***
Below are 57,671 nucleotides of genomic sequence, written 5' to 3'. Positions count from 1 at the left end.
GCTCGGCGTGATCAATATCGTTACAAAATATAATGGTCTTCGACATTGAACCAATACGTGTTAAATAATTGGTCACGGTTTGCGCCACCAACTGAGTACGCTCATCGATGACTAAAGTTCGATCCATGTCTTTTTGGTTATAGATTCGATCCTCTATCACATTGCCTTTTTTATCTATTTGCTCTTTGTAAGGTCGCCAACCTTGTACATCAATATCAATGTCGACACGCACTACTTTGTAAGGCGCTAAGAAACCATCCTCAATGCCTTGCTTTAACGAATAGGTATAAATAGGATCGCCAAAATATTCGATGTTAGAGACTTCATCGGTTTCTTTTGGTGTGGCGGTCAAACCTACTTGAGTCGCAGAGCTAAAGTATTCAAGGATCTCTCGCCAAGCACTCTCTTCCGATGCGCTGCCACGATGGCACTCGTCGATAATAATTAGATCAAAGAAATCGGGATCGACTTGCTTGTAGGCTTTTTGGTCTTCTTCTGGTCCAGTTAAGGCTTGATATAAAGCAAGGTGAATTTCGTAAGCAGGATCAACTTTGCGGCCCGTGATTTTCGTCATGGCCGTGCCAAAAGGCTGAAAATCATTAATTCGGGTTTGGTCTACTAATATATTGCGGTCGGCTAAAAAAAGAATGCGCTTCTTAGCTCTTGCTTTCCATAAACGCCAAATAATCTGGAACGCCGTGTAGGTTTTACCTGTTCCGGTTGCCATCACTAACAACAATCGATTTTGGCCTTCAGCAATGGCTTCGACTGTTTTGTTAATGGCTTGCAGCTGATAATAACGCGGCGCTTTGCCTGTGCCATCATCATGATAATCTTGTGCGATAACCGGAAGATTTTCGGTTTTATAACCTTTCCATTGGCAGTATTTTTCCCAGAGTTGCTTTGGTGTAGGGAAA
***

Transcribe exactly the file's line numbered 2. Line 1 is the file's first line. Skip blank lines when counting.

GCTCGGCGTGATCAATATCGTTACAAAATATAATGGTCTTCGACATTGAACCAATACGTGTTAAATAATTGGTCACGGTTTGCGCCACCAACTGAGTACGCTCATCGATGACTAAAGTTCGATCCATGTCTTTTTGGTTATAGATTCGATCCTCTATCACATTGCCTTTTTTATCTATTTGCTCTTTGTAAGGTCGCCAACCTTGTACATCAATATCAATGTCGACACGCACTACTTTGTAAGGCGCTAAGAAACCATCCTCAATGCCTTGCTTTAACGAATAGGTATAAATAGGATCGCCAAAATATTCGATGTTAGAGACTTCATCGGTTTCTTTTGGTGTGGCGGTCAAACCTACTTGAGTCGCAGAGCTAAAGTATTCAAGGATCTCTCGCCAAGCACTCTCTTCCGATGCGCTGCCACGATGGCACTCGTCGATAATAATTAGATCAAAGAAATCGGGATCGACTTGCTTGTAGGCTTTTTGGTCTTCTTCTGGTCCAGTTAAGGCTTGATATAAAGCAAGGTGAATTTCGTAAGCAGGATCAACTTTGCGGCCCGTGATTTTCGTCATGGCCGTGCCAAAAGGCTGAAAATCATTAATTCGGGTTTGGTCTACTAATATATTGCGGTCGGCTAAAAAAAGAATGCGCTTCTTAGCTCTTGCTTTCCATAAACGCCAAATAATCTGGAACGCCGTGTAGGTTTTACCTGTTCCGGTTGCCATCACTAACAACAATCGATTTTGGCCTTCAGCAATGGCTTCGACTGTTTTGTTAATGGCTTGCAGCTGATAATAACGCGGCGCTTTGCCTGTGCCATCATCATGATAATCTTGTGCGATAACCGGAAGATTTTCGGTTTTATAACCTTTCCATTGGCAGTATTTTTCCCAGAGTTGCTTTGGTGTAGGGAAA